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Advance yield markings : Reducing motor vehicle-pedestrian conflicts at multilane crosswalks with uncontrolled approach Houten, Ron Van ; Malenfant, JE Louise ; McCusker, Dave

By: Houten, Ron VanContributor(s): Malenfant, JE Louise | McCusker, DavePublication details: Transportation Research Record, 2001Description: nr 1773, s. 69-74Subject(s): USA | Pedestrian crossing | Carriageway marking | Warning | Attention | Traffic lane | Driver | Traffic lane | Driver | Traffic sign | Test | In situ | Behaviour | Measurement | Pedestrian | Stopping distance | | 82 | 841 | 22Bibl.nr: VTI P8167:1773Location: Abstract: Motorists yielding to a pedestrian at the crosswalk line can screen the view of the pedestrian crossing in front of them. This places the pedestrian at risk from vehicles approaching in adjacent travel lanes. An experiment was conducted in which advance yield markings and a symbol sign prompting motorists to yield to pedestrians at the markings were placed at several intersections. Their effects on pedestrian safety at multilane crosswalks with pedestrian-activated yellow flashing beacons were evaluated. Motorist and pedestrian behaviors measured throughout the experiment included the following: occurrence of motor vehicle-pedestrian conflicts that involved evasive action, distance before the crosswalk that motorists stopped when yielding to pedestrians, and percentage of motorists yielding to pedestrians. The introduction of the markings and the sign 10 m before the crosswalk increased the distance in front of the crosswalk that motorists yielded to pedestrians and it markedly reduced the percentage of motor vehicle-pedestrian conflicts. Placing markings 15 m and 25 m in advance of the crosswalk produced similar benefits, demonstrating that treatment effects can be produced over a wide range of values.
Item type: Reports, conferences, monographs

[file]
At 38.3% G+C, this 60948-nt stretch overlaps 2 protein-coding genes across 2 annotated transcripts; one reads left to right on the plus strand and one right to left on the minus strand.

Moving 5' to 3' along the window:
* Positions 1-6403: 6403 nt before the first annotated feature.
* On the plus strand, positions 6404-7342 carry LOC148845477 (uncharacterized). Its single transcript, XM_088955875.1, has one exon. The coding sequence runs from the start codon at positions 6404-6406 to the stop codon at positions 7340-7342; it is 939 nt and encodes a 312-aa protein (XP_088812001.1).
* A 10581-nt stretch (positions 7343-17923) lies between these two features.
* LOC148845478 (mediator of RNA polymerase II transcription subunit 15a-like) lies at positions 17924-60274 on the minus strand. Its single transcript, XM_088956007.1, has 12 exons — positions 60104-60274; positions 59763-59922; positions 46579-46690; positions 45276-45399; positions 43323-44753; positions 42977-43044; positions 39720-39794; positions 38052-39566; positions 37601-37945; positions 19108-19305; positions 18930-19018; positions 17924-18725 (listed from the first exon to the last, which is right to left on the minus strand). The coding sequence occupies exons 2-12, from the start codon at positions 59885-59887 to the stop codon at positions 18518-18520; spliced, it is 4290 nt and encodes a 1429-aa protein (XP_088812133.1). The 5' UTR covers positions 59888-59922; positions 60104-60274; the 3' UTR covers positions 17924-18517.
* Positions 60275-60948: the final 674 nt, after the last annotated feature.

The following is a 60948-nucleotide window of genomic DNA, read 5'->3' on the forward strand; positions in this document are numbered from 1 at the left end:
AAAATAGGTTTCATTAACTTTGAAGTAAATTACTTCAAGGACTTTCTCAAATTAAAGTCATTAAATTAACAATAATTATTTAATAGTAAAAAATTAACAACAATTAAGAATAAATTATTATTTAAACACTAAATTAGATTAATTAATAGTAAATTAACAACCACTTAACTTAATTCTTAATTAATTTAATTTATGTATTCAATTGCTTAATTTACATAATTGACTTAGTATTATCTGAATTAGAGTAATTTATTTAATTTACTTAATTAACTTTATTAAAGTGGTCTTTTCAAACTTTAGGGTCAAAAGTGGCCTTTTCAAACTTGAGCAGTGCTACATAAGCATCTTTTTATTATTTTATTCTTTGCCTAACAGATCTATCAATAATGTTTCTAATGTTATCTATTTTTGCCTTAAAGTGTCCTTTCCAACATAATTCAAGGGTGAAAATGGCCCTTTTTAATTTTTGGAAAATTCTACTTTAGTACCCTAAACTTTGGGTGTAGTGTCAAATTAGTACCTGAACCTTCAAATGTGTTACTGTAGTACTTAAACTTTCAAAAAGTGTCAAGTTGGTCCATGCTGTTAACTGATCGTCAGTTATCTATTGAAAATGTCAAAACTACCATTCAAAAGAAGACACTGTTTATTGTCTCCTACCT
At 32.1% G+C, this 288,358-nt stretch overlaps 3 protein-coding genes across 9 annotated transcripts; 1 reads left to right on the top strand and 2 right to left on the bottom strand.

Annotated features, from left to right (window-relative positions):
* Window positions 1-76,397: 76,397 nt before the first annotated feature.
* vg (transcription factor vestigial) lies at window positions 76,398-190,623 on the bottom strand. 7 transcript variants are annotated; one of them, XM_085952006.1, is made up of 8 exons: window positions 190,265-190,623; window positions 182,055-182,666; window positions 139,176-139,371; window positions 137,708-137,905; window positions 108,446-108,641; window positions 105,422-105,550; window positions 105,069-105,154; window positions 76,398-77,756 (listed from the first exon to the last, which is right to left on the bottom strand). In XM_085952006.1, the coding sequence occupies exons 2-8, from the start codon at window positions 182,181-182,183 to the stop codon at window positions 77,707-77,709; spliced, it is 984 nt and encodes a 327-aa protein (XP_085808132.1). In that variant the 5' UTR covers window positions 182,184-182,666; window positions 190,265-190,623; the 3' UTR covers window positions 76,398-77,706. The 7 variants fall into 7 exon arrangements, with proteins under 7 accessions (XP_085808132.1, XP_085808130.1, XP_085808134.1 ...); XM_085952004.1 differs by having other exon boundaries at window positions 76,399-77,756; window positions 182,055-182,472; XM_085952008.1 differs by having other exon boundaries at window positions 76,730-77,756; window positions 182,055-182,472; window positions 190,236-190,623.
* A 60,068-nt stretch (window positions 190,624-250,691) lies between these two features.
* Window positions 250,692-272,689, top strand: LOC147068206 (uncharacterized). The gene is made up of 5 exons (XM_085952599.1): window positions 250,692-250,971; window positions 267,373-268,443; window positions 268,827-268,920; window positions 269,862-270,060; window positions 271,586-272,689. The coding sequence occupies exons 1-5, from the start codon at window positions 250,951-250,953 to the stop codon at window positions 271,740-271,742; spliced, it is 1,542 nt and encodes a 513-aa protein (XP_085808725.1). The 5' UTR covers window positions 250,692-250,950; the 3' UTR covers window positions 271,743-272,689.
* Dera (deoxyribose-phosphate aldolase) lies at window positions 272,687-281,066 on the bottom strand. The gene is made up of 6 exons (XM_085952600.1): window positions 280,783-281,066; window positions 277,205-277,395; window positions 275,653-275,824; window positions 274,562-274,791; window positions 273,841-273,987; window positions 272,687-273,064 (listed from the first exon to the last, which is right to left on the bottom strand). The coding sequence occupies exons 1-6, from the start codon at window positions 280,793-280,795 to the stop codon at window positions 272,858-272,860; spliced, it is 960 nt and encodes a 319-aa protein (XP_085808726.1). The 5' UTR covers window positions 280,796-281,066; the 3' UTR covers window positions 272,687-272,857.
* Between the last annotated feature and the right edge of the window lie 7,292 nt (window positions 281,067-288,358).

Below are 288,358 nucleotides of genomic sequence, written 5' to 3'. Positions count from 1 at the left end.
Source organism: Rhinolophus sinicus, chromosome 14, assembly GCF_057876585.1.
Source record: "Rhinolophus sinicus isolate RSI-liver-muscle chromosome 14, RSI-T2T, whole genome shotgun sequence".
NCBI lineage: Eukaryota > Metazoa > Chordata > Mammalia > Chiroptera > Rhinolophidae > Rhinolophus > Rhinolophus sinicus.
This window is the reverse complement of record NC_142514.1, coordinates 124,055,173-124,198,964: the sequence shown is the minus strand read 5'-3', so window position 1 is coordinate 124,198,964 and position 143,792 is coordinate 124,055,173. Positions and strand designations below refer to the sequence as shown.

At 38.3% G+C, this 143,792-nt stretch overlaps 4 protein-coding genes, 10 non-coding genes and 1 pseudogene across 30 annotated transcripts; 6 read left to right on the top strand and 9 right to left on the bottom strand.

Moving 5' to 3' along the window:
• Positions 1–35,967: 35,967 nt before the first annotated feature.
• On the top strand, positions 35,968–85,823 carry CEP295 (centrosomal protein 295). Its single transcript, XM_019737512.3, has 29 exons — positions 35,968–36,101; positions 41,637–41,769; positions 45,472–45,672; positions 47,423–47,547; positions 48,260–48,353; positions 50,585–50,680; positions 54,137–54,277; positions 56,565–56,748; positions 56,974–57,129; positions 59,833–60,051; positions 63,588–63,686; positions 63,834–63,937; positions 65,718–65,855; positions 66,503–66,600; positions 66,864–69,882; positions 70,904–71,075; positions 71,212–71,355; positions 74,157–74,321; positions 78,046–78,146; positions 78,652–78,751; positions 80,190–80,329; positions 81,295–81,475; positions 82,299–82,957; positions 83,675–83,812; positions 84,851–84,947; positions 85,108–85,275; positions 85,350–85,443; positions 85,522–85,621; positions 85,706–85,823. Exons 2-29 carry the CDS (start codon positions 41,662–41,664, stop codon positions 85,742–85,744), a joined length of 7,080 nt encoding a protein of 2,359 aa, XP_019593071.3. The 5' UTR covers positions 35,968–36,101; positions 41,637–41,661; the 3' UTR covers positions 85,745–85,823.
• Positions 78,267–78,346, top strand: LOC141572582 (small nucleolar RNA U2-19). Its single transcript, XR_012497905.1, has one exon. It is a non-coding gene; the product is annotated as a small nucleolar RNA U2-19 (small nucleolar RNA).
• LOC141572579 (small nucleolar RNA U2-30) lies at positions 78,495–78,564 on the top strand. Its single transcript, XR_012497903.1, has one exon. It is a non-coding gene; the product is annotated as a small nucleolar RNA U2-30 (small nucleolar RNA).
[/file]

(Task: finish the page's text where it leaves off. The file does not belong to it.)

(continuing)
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Motorists yielding to a pedestrian at the crosswalk line can screen the view of the pedestrian crossing in front of them. This places the pedestrian at risk from vehicles approaching in adjacent travel lanes. An experiment was conducted in which advance yield markings and a symbol sign prompting motorists to yield to pedestrians at the markings were placed at several intersections. Their effects on pedestrian safety at multilane crosswalks with pedestrian-activated yellow flashing beacons were evaluated. Motorist and pedestrian behaviors measured throughout the experiment included the following: occurrence of motor vehicle-pedestrian conflicts that involved evasive action, distance before the crosswalk that motorists stopped when yielding to pedestrians, and percentage of motorists yielding to pedestrians. The introduction of the markings and the sign 10 m before the crosswalk increased the distance in front of the crosswalk that motorists yielded to pedestrians and it markedly reduced the percentage of motor vehicle-pedestrian conflicts. Placing markings 15 m and 25 m in advance of the crosswalk produced similar benefits, demonstrating that treatment effects can be produced over a wide range of values.

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